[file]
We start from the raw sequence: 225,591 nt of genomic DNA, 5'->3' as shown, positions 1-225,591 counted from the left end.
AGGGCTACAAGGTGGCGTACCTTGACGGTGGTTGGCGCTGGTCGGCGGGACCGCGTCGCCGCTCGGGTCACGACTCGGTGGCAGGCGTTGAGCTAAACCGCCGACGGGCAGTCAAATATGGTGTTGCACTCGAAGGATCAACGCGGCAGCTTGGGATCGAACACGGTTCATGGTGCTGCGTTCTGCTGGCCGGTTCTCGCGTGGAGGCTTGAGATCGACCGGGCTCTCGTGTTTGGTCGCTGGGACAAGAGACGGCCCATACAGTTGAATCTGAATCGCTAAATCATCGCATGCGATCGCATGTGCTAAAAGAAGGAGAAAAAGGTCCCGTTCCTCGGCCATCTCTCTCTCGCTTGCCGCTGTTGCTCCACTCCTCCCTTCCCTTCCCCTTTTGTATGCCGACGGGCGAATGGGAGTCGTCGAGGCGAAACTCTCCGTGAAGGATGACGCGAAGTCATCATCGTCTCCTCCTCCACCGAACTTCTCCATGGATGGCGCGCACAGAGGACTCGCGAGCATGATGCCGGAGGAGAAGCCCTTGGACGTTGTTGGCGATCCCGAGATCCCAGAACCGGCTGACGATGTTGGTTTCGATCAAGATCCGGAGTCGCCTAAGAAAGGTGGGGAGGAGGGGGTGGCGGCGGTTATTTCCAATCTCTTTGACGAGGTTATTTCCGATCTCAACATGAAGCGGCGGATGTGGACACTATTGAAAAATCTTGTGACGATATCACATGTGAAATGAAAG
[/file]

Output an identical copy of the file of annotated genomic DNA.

We start from the raw sequence: 225,591 nt of genomic DNA, 5'->3' as shown, positions 1-225,591 counted from the left end.
AGGGCTACAAGGTGGCGTACCTTGACGGTGGTTGGCGCTGGTCGGCGGGACCGCGTCGCCGCTCGGGTCACGACTCGGTGGCAGGCGTTGAGCTAAACCGCCGACGGGCAGTCAAATATGGTGTTGCACTCGAAGGATCAACGCGGCAGCTTGGGATCGAACACGGTTCATGGTGCTGCGTTCTGCTGGCCGGTTCTCGCGTGGAGGCTTGAGATCGACCGGGCTCTCGTGTTTGGTCGCTGGGACAAGAGACGGCCCATACAGTTGAATCTGAATCGCTAAATCATCGCATGCGATCGCATGTGCTAAAAGAAGGAGAAAAAGGTCCCGTTCCTCGGCCATCTCTCTCTCGCTTGCCGCTGTTGCTCCACTCCTCCCTTCCCTTCCCCTTTTGTATGCCGACGGGCGAATGGGAGTCGTCGAGGCGAAACTCTCCGTGAAGGATGACGCGAAGTCATCATCGTCTCCTCCTCCACCGAACTTCTCCATGGATGGCGCGCACAGAGGACTCGCGAGCATGATGCCGGAGGAGAAGCCCTTGGACGTTGTTGGCGATCCCGAGATCCCAGAACCGGCTGACGATGTTGGTTTCGATCAAGATCCGGAGTCGCCTAAGAAAGGTGGGGAGGAGGGGGTGGCGGCGGTTATTTCCAATCTCTTTGACGAGGTTATTTCCGATCTCAACATGAAGCGGCGGATGTGGACACTATTGAAAAATCTTGTGACGATATCACATGTGAAATGAAAG